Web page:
A state-of-the-art communication center replaces phones, fax machines and tubes to improve the access experience.
A survey by Driscoll Children's Hospital in Corpus Christi, Texas, revealed unexpected answers about the transfer process to the hospital. Feedback showed the hospital was hard to get into because of how it was receiving and processing transfer requests.
At the 2020 Annual Leadership Conference, leaders from Driscoll Children's explained how they integrated call center and communication technology to accelerate patient transfer, transport and admission process.
"We realized we could no longer waste time on our manual, asynchronous intake process," says Patricia Carr, senior director, Nursing Services at Driscoll. "We didn't have a capacity issue. It was more about barriers. We had a very manual process, which led to not answering the phone in a timely manner or placing people on hold."
The hospital's protocol included a lot of phone calls, faxes and a tube system to move paperwork. Realizing the problems, staff set out to create a centralized approach by integrating call center technology with a voice-controlled communication solution. They started planning the Driscoll Access Center (DAS).
"Our goal was to streamline internal and external communications making it faster and easier to transfer patients," says Ann Blankenship, nurse manager, DAS. "We wanted to connect clinicians in a timely manner and ensure relevant information was available at the point of contact."
The planning team was adamant that they wanted more technology. While the hospital had several communication systems in place, their challenge was to integrate those systems. They also wanted to have the right people on the phone from the beginning of the process. The team redesigned the call center organization to put a clinical person on the phone to receive the intake call.
"We wanted RNs to answer the phone and the goal was to do that within three rings," says Blankenship. We spent a lot of time developing and designing what information we absolutely have to have and what is nice to know."
Streamlining included integrating the emergency medical record program so it was available at multiple points reaching the DAS communications specialists, the house manager, admitting, emergency department (ED) charge nurse and ED unit.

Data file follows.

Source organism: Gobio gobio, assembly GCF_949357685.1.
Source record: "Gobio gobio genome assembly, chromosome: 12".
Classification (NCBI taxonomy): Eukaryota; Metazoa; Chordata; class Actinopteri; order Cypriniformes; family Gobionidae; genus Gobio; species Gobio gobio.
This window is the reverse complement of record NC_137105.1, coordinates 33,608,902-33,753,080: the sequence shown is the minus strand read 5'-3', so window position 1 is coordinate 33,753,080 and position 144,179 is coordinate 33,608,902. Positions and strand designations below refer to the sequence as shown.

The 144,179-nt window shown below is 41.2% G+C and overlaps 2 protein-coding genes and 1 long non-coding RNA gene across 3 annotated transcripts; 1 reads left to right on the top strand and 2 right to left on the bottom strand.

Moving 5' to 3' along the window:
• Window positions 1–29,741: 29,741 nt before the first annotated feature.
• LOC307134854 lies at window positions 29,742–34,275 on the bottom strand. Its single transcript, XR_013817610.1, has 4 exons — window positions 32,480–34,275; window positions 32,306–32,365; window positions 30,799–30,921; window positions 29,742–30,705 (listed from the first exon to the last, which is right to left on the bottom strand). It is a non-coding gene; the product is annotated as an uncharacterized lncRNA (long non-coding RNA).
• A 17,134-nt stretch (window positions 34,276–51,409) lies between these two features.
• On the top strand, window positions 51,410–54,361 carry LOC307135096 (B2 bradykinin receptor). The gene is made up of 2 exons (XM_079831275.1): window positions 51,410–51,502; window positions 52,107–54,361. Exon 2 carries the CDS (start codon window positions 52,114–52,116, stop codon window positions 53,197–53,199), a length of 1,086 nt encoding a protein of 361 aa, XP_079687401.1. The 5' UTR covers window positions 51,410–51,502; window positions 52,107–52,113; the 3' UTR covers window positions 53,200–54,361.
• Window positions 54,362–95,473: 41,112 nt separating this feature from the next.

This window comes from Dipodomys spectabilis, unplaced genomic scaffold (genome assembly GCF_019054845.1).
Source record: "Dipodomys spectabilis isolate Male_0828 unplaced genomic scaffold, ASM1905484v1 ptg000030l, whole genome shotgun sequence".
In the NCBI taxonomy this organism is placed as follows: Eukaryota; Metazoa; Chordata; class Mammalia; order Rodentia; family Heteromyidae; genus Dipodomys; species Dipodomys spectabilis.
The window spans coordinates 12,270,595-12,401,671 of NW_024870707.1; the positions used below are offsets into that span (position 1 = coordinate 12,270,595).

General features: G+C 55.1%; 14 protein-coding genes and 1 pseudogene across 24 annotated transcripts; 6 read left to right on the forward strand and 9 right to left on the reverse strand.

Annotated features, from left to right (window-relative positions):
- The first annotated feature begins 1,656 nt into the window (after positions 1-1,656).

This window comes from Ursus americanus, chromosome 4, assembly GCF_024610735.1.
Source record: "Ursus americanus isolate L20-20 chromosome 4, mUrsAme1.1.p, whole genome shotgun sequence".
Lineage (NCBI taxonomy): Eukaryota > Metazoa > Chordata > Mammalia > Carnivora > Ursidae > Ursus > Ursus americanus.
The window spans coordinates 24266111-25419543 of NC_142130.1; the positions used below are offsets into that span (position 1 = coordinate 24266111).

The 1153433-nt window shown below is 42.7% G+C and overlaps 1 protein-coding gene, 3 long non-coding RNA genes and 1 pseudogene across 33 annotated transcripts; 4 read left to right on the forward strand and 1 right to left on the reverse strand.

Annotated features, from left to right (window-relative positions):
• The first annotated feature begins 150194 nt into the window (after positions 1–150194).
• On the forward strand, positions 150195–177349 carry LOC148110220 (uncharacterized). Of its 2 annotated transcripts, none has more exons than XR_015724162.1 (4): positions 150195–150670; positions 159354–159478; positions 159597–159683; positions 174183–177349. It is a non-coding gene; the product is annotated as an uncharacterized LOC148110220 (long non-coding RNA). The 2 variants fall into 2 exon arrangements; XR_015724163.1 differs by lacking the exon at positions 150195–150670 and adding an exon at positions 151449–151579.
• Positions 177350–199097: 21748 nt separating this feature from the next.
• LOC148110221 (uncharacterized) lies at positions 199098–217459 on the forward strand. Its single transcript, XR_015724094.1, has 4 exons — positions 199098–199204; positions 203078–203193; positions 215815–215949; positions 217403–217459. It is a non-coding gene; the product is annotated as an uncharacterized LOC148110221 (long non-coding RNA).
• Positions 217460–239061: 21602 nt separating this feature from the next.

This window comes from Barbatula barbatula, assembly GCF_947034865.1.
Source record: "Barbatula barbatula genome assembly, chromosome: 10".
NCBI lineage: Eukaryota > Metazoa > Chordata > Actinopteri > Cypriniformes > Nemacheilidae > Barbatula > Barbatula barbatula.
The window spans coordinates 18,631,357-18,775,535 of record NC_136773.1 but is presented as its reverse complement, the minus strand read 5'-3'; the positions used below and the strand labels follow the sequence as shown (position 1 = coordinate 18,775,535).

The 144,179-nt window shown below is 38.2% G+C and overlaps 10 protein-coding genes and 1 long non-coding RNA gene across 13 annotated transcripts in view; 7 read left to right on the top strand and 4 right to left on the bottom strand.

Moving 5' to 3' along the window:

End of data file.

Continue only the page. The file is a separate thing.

Listen to staff concerns
The reorganization meant role changes for several staff members, and the team handled those changes with sensitivity.
"One of the most important things we did was take the time to meet with staff as individuals and hear their concerns, react to their concerns and make sure we provided enough information. We then went back to ensure it worked," says Karen Long, vice president, Clinical Operations. "I'm incredibly proud of that—our greatest asset in our organization is the people who work in it."
Industry best practices
The DAC went live in January 2020. Since then, the organization has achieved 100% of calls answered by a nurse, improved outcomes for clinically complex patients due to transfer and increased patient satisfaction rates for the ED.
They have also achieved the six industry best practices.
- One call does it all. Improved efficiency of processes.
- Protocols and expectations. Established protocols for expedited acceptance of transfers.
- Productive physical space. Designed space so it was productive and contributes to positive perception of center—increased morale.
- State of the art technology. If possible, it's handled electronically. Calls are cut down lowering the stress level because the phone isn't ringing constantly.
- Measures of success. Stakeholders are giving great feedback. Quick access protocols are working.
For more details, watch the presentation recording.